The faces are in the bricks one by one piled into the wall. I can feel them staring and observing and criticizing; the cardboard houses shutter beside the dumpsters as the crows ascend, fleeing. I can feel them watching as I crawl from the alley.
The faces are in the windows a hundred stories high. I know they face down and are watching and peering and leering, corporate courthouses for the American Dream, warehouses of needle-dicked neck-ties stored in climate-controlled lockers. I don’t know what they want.
The faces are leering and bulbous and large, jeering and peering through the back of my skull – What is he? What is he worth? What career is he? Who does he think he is?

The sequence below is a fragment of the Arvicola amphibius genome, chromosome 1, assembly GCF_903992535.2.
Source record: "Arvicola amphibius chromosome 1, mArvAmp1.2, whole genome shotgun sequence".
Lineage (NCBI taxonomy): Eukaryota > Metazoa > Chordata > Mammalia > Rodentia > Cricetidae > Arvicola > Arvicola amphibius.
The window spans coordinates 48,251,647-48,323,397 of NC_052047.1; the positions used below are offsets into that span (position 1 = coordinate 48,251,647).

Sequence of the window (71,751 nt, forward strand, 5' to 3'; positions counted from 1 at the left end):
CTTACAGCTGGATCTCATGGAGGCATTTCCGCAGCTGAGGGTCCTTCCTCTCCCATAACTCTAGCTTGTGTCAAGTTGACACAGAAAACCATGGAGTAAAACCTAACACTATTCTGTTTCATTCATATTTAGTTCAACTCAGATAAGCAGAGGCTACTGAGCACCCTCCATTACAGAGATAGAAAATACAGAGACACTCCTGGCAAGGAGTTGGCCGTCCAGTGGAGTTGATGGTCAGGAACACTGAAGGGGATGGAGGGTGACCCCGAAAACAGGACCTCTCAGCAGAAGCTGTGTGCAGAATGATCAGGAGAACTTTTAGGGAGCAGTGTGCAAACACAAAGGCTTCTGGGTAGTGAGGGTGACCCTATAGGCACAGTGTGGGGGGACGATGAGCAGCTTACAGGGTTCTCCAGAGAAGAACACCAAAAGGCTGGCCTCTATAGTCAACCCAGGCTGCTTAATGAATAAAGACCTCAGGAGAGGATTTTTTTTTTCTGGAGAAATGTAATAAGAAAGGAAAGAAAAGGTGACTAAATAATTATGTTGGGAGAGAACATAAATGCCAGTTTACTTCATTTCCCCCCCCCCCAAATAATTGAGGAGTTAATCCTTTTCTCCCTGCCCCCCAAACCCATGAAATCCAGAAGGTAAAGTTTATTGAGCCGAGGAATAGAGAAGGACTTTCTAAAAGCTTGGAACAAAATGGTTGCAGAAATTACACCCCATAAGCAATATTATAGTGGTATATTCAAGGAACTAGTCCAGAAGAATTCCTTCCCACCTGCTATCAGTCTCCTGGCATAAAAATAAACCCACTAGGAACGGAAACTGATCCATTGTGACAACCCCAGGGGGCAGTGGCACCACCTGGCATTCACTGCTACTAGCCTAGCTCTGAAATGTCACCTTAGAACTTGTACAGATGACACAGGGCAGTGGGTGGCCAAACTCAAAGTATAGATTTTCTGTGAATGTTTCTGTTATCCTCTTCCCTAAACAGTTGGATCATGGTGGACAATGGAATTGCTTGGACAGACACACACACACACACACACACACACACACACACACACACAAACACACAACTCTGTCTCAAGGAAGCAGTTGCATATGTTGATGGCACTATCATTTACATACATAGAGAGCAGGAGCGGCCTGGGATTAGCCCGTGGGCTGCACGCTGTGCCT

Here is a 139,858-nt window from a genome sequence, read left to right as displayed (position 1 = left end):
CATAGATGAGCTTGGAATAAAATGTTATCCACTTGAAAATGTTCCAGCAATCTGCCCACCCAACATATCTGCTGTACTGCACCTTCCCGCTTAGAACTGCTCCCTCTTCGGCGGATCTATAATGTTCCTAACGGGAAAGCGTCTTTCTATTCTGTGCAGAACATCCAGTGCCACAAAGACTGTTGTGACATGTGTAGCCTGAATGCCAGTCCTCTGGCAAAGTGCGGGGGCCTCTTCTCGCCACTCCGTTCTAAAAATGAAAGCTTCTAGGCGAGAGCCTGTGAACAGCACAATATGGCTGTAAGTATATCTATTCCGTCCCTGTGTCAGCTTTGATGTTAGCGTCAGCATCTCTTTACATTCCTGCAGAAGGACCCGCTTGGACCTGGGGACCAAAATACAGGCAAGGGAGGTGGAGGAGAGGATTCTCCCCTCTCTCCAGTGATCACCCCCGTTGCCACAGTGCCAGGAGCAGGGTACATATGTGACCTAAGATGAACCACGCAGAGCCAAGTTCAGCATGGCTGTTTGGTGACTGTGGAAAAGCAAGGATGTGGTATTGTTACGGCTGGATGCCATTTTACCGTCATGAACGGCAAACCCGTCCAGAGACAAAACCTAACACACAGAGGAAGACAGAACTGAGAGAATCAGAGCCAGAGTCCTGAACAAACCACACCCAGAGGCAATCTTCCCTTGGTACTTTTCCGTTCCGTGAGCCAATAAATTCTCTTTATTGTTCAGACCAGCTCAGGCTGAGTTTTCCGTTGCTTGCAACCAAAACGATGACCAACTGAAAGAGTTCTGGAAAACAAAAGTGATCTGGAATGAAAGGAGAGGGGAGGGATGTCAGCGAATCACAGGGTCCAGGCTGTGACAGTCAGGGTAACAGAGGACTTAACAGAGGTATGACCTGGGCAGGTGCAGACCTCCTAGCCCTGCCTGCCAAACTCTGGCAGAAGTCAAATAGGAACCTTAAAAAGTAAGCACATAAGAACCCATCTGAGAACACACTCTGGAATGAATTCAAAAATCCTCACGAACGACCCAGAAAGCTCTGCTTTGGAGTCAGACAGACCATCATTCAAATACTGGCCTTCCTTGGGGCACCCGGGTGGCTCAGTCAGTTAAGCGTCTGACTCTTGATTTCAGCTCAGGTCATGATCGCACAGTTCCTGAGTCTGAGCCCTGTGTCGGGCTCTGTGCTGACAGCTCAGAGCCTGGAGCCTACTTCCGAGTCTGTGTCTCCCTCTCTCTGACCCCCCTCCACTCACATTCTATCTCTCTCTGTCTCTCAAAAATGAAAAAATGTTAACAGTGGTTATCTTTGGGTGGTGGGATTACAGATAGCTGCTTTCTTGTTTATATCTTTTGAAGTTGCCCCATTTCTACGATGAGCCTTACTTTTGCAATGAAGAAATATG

To what they criticize and complain I do not know, the looks in the faces I do not know I do not know I do not know.
What is it that you expect!
What is it that you want!
The faces are in the sidewalk hovering all around. I walk faster and try to keep my eyes down, keep looking up, glancing, I cannot keep myself from side-eyed wondering what these faces are for. They hover all around, disembodied and disappointed, condescending in their disgust. Timidity on my shirt-sleeves, fear stitched into the seams of my jeans that do not fit and have not fit since the day I stopped consuming, starving.
The skeleton walks and the faces leer through its ribcage, having eaten.